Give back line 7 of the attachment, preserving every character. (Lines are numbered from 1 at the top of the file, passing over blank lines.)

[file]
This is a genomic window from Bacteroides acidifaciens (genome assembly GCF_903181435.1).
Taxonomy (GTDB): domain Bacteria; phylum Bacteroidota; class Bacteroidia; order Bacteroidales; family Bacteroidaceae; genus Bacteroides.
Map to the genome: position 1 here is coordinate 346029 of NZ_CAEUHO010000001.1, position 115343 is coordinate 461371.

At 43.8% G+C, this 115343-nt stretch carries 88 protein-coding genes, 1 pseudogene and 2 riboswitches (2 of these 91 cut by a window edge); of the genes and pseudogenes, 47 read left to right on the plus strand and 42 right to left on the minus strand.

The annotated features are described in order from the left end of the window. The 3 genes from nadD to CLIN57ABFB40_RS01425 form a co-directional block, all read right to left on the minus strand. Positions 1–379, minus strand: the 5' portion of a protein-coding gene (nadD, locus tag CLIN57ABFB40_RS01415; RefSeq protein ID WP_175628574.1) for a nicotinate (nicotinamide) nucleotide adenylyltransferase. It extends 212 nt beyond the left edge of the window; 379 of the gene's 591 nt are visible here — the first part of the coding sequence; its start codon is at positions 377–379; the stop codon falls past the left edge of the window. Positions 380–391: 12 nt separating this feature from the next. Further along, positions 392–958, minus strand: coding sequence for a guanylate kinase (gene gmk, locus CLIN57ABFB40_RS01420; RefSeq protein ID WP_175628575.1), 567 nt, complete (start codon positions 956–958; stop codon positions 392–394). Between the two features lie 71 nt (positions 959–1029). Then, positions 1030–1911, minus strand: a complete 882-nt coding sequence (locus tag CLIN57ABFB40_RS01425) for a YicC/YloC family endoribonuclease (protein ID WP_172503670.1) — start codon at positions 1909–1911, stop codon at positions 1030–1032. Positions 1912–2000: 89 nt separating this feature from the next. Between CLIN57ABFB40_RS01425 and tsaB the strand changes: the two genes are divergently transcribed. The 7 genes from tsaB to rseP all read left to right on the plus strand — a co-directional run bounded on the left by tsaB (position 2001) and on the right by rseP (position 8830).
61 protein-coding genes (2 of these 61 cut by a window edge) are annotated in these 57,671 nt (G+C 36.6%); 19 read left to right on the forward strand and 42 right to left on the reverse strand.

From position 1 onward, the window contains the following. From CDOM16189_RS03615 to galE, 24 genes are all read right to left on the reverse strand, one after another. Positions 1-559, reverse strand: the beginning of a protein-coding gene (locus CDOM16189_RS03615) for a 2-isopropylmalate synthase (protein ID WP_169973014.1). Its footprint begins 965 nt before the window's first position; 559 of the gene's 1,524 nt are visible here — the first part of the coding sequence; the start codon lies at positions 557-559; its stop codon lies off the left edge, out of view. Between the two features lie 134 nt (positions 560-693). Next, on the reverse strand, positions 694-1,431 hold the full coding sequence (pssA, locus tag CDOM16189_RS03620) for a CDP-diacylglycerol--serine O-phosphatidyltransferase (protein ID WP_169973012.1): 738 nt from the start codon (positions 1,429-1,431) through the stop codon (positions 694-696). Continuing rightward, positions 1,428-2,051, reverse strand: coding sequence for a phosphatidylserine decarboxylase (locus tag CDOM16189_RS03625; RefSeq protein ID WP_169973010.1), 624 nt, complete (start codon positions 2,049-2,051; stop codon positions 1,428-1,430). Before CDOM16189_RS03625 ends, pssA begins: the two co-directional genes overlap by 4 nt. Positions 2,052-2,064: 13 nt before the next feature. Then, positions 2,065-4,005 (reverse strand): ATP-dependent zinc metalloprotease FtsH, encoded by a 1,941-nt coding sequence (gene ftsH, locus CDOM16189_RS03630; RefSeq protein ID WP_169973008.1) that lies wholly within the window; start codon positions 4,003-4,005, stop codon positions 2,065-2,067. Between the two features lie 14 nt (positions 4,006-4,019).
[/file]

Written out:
From position 1 onward, the window contains the following. From CDOM16189_RS03615 to galE, 24 genes are all read right to left on the reverse strand, one after another. Positions 1-559, reverse strand: the beginning of a protein-coding gene (locus CDOM16189_RS03615) for a 2-isopropylmalate synthase (protein ID WP_169973014.1). Its footprint begins 965 nt before the window's first position; 559 of the gene's 1,524 nt are visible here — the first part of the coding sequence; the start codon lies at positions 557-559; its stop codon lies off the left edge, out of view. Between the two features lie 134 nt (positions 560-693). Next, on the reverse strand, positions 694-1,431 hold the full coding sequence (pssA, locus tag CDOM16189_RS03620) for a CDP-diacylglycerol--serine O-phosphatidyltransferase (protein ID WP_169973012.1): 738 nt from the start codon (positions 1,429-1,431) through the stop codon (positions 694-696). Continuing rightward, positions 1,428-2,051, reverse strand: coding sequence for a phosphatidylserine decarboxylase (locus tag CDOM16189_RS03625; RefSeq protein ID WP_169973010.1), 624 nt, complete (start codon positions 2,049-2,051; stop codon positions 1,428-1,430). Before CDOM16189_RS03625 ends, pssA begins: the two co-directional genes overlap by 4 nt. Positions 2,052-2,064: 13 nt before the next feature. Then, positions 2,065-4,005 (reverse strand): ATP-dependent zinc metalloprotease FtsH, encoded by a 1,941-nt coding sequence (gene ftsH, locus CDOM16189_RS03630; RefSeq protein ID WP_169973008.1) that lies wholly within the window; start codon positions 4,003-4,005, stop codon positions 2,065-2,067. Between the two features lie 14 nt (positions 4,006-4,019).